Thanks to new research, our understanding of psychopathy has improved substantially beyond the Hollywood clichés of Hannibal Lecter and Norman Bates over the last few years. Some studies have completely changed our perception of what it means to be a psychopath, showing that despite their reputation, not all are cool, calm, and anxiety-free. Others are more trivial. Psychopaths are more likely to listen to heavy metal and rap (apparently, No Diggity is a particular favorite) than classical music and jazz. We also know they like to hang out in the boardroom, the courthouse, and on TV.
Yet our comprehension of what makes a psychopath is far less clear. Traditionally, it is associated with some sort of moral failing or an absence of empathy but Nathaniel E. Anderson from The Mind Research Network and Lovelace Biomedical and Environmental Research Institute has an alternative theory. He reckons psychopathy is linked to attention-based deficiencies in the brain and set out to prove so in a study recently published in the journal Cognitive, Affective, & Behavioral Neuroscience.
“The public tends to view psychopaths as monsters and lost causes," Anderson told PsyPost.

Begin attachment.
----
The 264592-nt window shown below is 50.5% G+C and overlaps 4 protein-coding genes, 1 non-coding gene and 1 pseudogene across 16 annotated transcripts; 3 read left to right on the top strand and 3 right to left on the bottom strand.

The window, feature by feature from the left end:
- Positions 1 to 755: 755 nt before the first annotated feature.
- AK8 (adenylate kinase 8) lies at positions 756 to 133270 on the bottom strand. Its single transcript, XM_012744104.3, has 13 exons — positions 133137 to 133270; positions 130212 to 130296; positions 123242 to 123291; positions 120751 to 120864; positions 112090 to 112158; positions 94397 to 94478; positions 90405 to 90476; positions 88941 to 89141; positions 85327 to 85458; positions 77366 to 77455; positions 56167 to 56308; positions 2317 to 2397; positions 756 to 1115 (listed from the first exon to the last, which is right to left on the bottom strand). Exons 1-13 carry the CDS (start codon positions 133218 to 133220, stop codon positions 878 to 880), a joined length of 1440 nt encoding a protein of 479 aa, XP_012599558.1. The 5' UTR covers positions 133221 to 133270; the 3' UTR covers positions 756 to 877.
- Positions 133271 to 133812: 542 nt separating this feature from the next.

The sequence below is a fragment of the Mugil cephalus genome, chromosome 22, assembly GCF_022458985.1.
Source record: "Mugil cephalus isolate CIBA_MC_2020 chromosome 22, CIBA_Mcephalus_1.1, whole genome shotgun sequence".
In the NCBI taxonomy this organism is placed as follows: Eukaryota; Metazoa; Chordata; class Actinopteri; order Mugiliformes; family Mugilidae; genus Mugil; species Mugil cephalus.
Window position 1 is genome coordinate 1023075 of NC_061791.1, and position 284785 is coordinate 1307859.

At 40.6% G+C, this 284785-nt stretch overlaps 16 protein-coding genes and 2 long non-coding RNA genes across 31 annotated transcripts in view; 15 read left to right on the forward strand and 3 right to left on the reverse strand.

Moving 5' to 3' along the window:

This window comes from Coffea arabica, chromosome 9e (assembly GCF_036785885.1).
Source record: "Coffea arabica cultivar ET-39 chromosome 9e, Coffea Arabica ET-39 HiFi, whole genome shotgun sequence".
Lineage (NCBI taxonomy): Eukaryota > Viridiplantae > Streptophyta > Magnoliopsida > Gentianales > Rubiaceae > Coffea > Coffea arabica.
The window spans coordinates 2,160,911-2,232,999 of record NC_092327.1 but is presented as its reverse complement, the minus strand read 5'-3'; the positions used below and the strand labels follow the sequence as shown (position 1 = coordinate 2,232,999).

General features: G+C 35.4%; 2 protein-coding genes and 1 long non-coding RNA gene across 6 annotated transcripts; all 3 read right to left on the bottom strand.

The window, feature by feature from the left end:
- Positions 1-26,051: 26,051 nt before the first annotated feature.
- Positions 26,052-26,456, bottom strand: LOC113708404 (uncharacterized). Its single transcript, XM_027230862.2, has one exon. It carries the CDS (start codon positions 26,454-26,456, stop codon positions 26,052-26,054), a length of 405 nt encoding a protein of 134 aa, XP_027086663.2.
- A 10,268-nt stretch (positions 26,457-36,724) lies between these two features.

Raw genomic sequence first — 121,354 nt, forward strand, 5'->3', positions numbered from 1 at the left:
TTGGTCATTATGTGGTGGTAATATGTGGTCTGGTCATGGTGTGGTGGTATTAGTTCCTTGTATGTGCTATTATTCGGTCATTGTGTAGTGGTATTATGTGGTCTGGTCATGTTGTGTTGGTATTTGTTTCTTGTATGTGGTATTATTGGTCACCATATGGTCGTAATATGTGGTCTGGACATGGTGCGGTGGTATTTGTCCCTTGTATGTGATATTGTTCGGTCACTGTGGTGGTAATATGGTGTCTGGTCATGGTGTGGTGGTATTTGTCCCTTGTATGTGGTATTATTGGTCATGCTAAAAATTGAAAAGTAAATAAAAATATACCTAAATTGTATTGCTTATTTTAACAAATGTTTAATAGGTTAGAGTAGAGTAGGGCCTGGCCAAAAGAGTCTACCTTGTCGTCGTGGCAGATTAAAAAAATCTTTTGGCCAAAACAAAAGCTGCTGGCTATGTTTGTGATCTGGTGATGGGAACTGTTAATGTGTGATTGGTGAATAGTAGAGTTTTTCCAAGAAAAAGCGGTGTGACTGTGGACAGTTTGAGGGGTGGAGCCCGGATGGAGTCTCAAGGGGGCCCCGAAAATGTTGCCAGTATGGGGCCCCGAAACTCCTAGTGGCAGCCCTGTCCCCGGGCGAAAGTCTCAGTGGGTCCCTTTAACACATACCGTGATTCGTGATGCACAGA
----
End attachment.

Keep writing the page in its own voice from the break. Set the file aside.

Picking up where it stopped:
"I want to encourage the recognition that this is a serious mental health condition that can be addressed with the same tools we use to study things like schizophrenia, autism, and depression.”
Anderson and co-workers looked to a 2010 study that had found a connection between impaired attention and psychopathic traits, suggesting the former contributes to the latter. To investigate this idea further, the team recruited 168 male inmates from two medium-security state correction facilities and had them complete an auditory oddball task. The volunteers (all of whom had been certified as having psychopathic traits as per the Hare Psychopathy Checklist-Revised) were asked to listen to a recording of different sounds and press a button when they heard a very specific high-pitched tone. While this was going on, the volunteers were inside a functional magnetic resonance imaging (fMRI) machine so that the researchers could monitor their brain activity.
The fMRI revealed abnormal activity in areas of the brain involved in attention such as the anterior temporal cortex, medial prefrontal cortex, and dorsal anterior cingulate, apparently corroborating the earlier findings. This shows that the way the brain decides what is important and what is not – whether it has anything to do with emotion or not – may have an important role in the development of psychopathy.
“The reason emotional processing might be impaired in psychopaths to begin with, is because a psychopathic brain doesn’t attend to emotional information in the same way a healthy brain does," Anderson continued. "So it’s not integrated strongly into more complex processes like decision-making.”
The experiment looked at one very specific task and so, while it sheds an intriguing light onto psychopathy, it is not conclusive. Anderson hopes to extend this research to different attention-based tasks and other populations, such as children who display psychopathic traits.